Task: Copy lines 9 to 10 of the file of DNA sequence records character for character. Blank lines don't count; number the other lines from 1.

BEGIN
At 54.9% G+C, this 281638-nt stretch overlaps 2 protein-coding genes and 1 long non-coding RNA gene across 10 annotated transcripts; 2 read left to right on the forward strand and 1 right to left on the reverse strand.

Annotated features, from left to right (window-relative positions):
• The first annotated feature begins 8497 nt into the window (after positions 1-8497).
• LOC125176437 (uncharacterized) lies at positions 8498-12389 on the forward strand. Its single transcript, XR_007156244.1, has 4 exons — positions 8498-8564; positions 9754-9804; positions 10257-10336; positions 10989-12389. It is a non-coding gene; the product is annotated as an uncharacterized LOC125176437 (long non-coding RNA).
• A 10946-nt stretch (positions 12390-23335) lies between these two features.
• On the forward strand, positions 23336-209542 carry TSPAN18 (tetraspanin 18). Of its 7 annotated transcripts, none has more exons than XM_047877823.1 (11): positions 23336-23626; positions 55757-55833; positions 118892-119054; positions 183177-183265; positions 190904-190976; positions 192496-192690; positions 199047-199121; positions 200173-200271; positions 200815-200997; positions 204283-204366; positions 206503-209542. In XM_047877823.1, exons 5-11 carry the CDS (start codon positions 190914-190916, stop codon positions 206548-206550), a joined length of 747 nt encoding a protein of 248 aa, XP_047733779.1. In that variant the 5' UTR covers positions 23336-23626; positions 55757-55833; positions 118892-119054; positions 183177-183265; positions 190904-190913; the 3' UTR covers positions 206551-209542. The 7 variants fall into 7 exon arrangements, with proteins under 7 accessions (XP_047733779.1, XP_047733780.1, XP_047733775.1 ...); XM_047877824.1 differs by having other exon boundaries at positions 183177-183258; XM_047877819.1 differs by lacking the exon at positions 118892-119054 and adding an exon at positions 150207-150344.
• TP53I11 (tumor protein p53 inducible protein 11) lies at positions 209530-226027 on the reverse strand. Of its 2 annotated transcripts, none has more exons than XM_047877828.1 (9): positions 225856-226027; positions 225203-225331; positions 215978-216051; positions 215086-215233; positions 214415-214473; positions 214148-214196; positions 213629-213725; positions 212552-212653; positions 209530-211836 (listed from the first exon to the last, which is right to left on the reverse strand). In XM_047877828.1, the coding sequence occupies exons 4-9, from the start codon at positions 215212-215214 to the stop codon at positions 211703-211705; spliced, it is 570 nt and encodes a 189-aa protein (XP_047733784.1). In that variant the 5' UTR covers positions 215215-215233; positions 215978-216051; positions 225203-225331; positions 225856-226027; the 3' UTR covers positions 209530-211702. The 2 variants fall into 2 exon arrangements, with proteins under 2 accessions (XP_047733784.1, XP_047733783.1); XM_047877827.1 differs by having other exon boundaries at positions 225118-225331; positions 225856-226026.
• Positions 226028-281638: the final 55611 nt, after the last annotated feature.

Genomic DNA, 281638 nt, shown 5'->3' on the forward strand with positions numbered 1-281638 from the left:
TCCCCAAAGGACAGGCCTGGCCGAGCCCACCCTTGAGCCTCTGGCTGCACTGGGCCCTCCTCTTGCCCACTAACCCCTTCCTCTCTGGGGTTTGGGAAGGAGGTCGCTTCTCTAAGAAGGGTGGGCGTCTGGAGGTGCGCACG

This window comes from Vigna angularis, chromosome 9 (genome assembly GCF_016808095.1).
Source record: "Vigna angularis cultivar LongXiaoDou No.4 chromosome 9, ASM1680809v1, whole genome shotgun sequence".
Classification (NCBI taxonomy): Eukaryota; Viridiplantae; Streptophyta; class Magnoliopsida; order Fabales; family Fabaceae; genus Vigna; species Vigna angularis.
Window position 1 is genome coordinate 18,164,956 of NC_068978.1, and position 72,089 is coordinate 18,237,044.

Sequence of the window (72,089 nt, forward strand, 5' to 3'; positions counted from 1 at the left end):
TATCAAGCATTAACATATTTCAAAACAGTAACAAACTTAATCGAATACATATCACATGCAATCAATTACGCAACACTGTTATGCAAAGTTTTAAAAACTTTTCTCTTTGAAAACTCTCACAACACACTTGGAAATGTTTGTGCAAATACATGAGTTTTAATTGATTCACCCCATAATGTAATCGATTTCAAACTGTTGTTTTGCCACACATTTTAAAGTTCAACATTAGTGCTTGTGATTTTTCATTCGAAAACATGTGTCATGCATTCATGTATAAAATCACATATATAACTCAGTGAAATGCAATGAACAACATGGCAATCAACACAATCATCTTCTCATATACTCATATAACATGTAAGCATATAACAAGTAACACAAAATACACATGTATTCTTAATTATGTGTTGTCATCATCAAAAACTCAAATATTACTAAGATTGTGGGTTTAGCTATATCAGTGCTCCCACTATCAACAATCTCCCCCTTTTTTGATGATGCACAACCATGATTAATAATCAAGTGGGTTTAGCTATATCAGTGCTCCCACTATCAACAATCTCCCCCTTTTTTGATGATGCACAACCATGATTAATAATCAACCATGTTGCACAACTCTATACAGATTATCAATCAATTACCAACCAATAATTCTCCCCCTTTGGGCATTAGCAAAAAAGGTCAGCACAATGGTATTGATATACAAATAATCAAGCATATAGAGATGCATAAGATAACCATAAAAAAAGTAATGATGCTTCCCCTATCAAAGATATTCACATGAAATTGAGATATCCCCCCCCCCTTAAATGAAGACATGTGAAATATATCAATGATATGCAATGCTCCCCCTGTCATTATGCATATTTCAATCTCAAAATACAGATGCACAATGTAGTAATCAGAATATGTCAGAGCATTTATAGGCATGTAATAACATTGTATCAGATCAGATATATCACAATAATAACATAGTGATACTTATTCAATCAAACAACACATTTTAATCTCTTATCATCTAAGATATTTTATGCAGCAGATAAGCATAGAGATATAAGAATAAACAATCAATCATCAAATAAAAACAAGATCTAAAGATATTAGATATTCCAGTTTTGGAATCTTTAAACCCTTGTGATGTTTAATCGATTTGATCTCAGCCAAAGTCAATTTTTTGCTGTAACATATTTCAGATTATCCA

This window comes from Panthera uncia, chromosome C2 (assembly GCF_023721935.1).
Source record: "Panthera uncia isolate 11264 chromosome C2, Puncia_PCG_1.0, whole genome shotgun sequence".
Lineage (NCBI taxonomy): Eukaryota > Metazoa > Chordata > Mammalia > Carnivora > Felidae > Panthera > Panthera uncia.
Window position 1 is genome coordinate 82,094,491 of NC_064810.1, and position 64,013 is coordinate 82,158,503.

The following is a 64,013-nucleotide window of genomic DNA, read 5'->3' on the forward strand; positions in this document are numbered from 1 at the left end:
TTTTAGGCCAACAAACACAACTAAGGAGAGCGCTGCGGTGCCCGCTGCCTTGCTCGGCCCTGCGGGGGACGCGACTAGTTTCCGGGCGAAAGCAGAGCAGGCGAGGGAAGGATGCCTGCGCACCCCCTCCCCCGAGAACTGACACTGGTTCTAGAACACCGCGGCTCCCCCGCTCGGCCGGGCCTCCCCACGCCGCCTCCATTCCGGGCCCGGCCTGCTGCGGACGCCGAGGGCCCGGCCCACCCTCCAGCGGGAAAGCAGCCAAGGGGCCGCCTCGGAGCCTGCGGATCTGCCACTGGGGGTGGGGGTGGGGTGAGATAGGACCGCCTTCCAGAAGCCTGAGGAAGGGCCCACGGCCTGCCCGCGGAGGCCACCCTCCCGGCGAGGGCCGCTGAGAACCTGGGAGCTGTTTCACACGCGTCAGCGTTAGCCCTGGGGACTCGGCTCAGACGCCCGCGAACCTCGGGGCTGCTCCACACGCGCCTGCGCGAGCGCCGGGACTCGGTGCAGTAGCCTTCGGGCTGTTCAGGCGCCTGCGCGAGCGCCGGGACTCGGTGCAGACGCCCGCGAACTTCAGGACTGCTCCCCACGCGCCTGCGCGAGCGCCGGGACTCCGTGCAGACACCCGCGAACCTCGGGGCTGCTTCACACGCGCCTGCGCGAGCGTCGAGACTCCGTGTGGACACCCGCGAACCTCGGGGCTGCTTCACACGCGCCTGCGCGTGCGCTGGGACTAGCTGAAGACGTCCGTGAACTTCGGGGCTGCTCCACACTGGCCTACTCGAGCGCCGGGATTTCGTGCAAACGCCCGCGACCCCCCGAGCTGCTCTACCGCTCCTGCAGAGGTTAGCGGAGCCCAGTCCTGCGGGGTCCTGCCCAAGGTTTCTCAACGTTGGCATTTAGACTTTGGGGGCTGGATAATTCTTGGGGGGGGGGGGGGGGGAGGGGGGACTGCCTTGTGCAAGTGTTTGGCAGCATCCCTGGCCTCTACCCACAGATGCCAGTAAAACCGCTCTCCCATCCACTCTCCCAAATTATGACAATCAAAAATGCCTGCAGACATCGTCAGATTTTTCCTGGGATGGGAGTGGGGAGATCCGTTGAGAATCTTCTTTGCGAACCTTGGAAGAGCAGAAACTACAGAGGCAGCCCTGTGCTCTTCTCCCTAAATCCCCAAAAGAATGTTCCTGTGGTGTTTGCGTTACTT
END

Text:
Genomic DNA, 281638 nt, shown 5'->3' on the forward strand with positions numbered 1-281638 from the left:
TCCCCAAAGGACAGGCCTGGCCGAGCCCACCCTTGAGCCTCTGGCTGCACTGGGCCCTCCTCTTGCCCACTAACCCCTTCCTCTCTGGGGTTTGGGAAGGAGGTCGCTTCTCTAAGAAGGGTGGGCGTCTGGAGGTGCGCACG